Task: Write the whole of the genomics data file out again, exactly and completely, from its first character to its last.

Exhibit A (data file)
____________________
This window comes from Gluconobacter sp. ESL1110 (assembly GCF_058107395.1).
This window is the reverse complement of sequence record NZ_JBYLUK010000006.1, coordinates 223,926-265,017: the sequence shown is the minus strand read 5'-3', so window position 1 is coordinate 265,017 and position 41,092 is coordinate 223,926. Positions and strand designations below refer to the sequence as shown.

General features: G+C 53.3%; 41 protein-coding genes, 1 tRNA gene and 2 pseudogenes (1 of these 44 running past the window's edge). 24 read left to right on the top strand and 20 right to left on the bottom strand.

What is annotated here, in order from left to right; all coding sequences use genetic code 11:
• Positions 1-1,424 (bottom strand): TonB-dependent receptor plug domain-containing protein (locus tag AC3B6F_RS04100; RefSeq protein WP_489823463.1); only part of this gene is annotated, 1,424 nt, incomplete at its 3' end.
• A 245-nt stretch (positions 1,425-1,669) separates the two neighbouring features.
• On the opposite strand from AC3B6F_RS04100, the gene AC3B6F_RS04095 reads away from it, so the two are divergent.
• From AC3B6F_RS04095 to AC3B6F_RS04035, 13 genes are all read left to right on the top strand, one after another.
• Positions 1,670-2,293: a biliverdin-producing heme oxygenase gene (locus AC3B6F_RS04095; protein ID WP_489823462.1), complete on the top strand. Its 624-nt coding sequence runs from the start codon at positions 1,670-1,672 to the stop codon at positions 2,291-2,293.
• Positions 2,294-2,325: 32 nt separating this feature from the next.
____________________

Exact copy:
This window comes from Gluconobacter sp. ESL1110 (assembly GCF_058107395.1).
This window is the reverse complement of sequence record NZ_JBYLUK010000006.1, coordinates 223,926-265,017: the sequence shown is the minus strand read 5'-3', so window position 1 is coordinate 265,017 and position 41,092 is coordinate 223,926. Positions and strand designations below refer to the sequence as shown.

General features: G+C 53.3%; 41 protein-coding genes, 1 tRNA gene and 2 pseudogenes (1 of these 44 running past the window's edge). 24 read left to right on the top strand and 20 right to left on the bottom strand.

What is annotated here, in order from left to right; all coding sequences use genetic code 11:
• Positions 1-1,424 (bottom strand): TonB-dependent receptor plug domain-containing protein (locus tag AC3B6F_RS04100; RefSeq protein WP_489823463.1); only part of this gene is annotated, 1,424 nt, incomplete at its 3' end.
• A 245-nt stretch (positions 1,425-1,669) separates the two neighbouring features.
• On the opposite strand from AC3B6F_RS04100, the gene AC3B6F_RS04095 reads away from it, so the two are divergent.
• From AC3B6F_RS04095 to AC3B6F_RS04035, 13 genes are all read left to right on the top strand, one after another.
• Positions 1,670-2,293: a biliverdin-producing heme oxygenase gene (locus AC3B6F_RS04095; protein ID WP_489823462.1), complete on the top strand. Its 624-nt coding sequence runs from the start codon at positions 1,670-1,672 to the stop codon at positions 2,291-2,293.
• Positions 2,294-2,325: 32 nt separating this feature from the next.